A survey of teachers conducted by the U.S. Department of Education revealed that private schools have dramatically better working conditions than public schools. For example, one in five public school teachers reported being physically threatened in the previous year, versus only one in twenty private school teachers. One in eight reported physical conflicts with students every day, while only one in 50 private schools reported such frequent conflicts.

Public school teachers are almost three times as likely as private school teachers to say they will retire as soon as they are eligible (33 percent versus 12 percent). Nearly twice as many public school teachers as private school teachers say they would leave immediately if they could find a higher paying job (20 percent versus 12 percent).

4. TSGP would result in more money spent in the classroom.

Lack of competition leads to waste and inefficiency in every activity or industry, and K-12 education is not an exception. By encouraging schools to compete, TSGP would reward schools that minimize their spending on bureaucracy and overhead and devote more resources to supporting classroom teachers.

Texas spent $47.8 billion on K-12 schools in 2001-2008, but less than half that amount – $23.3 billion – was spent on instruction. The number of nonteaching staff in Texas is nearly the same as the number of teaching staff – 316,392 versus 327,905. This is evidence of too much bureaucracy.

Private schools report spending more of their budgets – about 72 percent according to one study – on classroom instruction than do public schools, which rarely get above 60 percent. For a state the size of Texas, that means billions of dollars more would go to teachers under the TSGP.

5. Better Matching of teachers, students, and parents.

We know that children learn differently, parents look for different things in the schools they want for their children, and teachers have different strengths and weaknesses. So why do we have a school system that assigns children to schools based on where their parents live, rather than which school is best for them?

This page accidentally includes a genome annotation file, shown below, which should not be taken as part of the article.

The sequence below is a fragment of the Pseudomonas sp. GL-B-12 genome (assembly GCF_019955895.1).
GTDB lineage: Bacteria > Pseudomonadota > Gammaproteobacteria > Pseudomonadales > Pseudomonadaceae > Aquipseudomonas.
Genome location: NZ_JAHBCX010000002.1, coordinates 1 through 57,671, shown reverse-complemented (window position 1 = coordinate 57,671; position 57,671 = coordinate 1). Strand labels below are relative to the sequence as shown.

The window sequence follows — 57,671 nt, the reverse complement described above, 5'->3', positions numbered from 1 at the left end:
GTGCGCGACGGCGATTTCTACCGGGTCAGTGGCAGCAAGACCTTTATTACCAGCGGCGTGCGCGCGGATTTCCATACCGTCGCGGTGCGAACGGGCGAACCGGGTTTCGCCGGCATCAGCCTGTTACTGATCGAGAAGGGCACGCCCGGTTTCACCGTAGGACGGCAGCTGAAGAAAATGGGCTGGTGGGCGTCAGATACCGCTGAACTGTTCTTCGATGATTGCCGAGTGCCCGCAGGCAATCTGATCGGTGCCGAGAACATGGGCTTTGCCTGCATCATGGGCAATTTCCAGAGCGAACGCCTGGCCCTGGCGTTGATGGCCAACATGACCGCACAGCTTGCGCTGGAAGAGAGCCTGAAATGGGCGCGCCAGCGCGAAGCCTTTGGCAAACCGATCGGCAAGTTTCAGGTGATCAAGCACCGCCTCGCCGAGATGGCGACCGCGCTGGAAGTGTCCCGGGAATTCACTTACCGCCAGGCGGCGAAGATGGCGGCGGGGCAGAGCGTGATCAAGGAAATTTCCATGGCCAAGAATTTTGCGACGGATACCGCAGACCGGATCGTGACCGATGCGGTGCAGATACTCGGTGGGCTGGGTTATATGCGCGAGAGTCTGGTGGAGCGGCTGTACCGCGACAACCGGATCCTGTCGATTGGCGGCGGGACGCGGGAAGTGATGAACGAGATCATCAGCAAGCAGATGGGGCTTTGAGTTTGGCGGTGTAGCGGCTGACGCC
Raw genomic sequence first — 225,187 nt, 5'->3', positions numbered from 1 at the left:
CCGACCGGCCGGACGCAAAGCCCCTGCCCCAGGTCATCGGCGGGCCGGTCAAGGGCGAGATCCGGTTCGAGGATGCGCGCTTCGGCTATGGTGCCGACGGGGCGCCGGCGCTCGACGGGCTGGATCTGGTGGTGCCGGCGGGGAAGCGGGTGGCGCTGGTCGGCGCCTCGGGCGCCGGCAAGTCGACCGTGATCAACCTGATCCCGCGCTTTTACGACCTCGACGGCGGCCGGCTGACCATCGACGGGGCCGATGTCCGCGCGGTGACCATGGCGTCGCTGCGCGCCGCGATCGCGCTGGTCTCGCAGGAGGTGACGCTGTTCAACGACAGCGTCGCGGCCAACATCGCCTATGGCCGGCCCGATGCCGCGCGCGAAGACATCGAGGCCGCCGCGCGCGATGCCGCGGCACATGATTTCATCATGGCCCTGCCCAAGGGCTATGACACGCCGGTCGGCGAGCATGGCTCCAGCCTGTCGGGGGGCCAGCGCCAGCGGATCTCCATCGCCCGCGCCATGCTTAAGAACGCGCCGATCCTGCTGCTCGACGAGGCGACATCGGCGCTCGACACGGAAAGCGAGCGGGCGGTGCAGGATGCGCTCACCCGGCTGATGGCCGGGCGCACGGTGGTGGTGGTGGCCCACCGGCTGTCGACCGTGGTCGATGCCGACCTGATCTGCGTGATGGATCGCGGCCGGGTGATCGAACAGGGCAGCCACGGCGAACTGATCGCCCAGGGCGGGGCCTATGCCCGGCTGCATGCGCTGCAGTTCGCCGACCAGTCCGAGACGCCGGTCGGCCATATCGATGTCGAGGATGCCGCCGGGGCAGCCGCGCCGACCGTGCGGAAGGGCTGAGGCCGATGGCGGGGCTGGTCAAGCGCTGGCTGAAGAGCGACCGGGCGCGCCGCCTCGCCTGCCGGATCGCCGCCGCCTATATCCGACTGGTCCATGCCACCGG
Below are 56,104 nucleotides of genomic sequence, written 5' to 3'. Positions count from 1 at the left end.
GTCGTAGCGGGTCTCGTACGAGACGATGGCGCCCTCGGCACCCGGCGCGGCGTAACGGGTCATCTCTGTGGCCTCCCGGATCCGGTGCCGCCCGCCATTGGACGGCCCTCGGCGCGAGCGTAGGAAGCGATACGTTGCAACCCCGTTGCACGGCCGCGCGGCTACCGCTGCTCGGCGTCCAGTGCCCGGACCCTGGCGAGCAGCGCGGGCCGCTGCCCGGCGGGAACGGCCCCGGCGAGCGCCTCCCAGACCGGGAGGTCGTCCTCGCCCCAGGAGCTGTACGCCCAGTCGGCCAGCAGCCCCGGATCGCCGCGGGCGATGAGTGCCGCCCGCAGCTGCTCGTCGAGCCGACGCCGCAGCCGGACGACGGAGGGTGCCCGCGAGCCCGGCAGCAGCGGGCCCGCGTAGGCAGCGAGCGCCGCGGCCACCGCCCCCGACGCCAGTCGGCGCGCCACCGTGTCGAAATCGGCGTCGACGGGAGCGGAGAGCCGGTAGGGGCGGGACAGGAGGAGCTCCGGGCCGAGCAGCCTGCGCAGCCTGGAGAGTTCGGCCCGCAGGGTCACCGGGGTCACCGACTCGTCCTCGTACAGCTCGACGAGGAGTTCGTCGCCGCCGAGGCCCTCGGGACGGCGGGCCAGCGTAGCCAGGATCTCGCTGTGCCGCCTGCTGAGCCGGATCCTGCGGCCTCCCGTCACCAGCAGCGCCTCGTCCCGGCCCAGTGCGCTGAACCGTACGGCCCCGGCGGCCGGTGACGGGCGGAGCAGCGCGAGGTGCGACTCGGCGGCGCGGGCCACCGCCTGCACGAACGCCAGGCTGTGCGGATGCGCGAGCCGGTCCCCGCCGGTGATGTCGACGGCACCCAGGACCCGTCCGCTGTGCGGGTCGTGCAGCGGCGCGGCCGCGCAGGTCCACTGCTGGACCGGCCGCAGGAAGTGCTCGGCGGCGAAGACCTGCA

Why do we require parents with very different views on what would be best for their children to nevertheless have to send their children to a “one size fits all” school? And why should teachers be assigned to schools based on seniority or labor contracts rather than being encouraged to seek out (or even start) schools that are a “good fit” for their teaching style?

The TSGP would allow parents to choose the schools their children attend, bringing together teachers, students, and parents who want to learn together, rather than being thrown together by an educationally irrelevant variable such as their ZIP codes.

# # #


All of the following sources are available online at www.heartland.org/ideas/taxpayer-savings-grants:

Joseph L. Bast, Herbert J. Walberg, and Bruno Behrend, “How Teachers in Texas Would Benefit from Expanding School Choice,” Policy Brief, The Heartland Institute, April 2011.

John Merrifield and Joseph L. Bast, “Budget Impact of the Texas Taxpayers’ Savings Grant Program,” Policy Brief, E.G. West Institute for Effective Schooling and The Heartland Institute, April 2011.

Joseph L. Bast, “Corrections to Fiscal Note for Taxpayers’ Savings Grants Programs,” Policy Brief, The Heartland Institute, June 8, 2011.

Joseph L. Bast, “Making Texas Public Education More Efficient: Taxpayer Savings Grant Program,” Testimony to the Texas Senate Committee on Education, August 24, 2012.

For more information, contact Joseph Bast, Joy Pullmann, or John Nothdurft, The Heartland Is Institute, at 312/377-4000 or by email at jbast@heartland.org, jpullmann@heartland.org, or jnothdurft@heartland.org.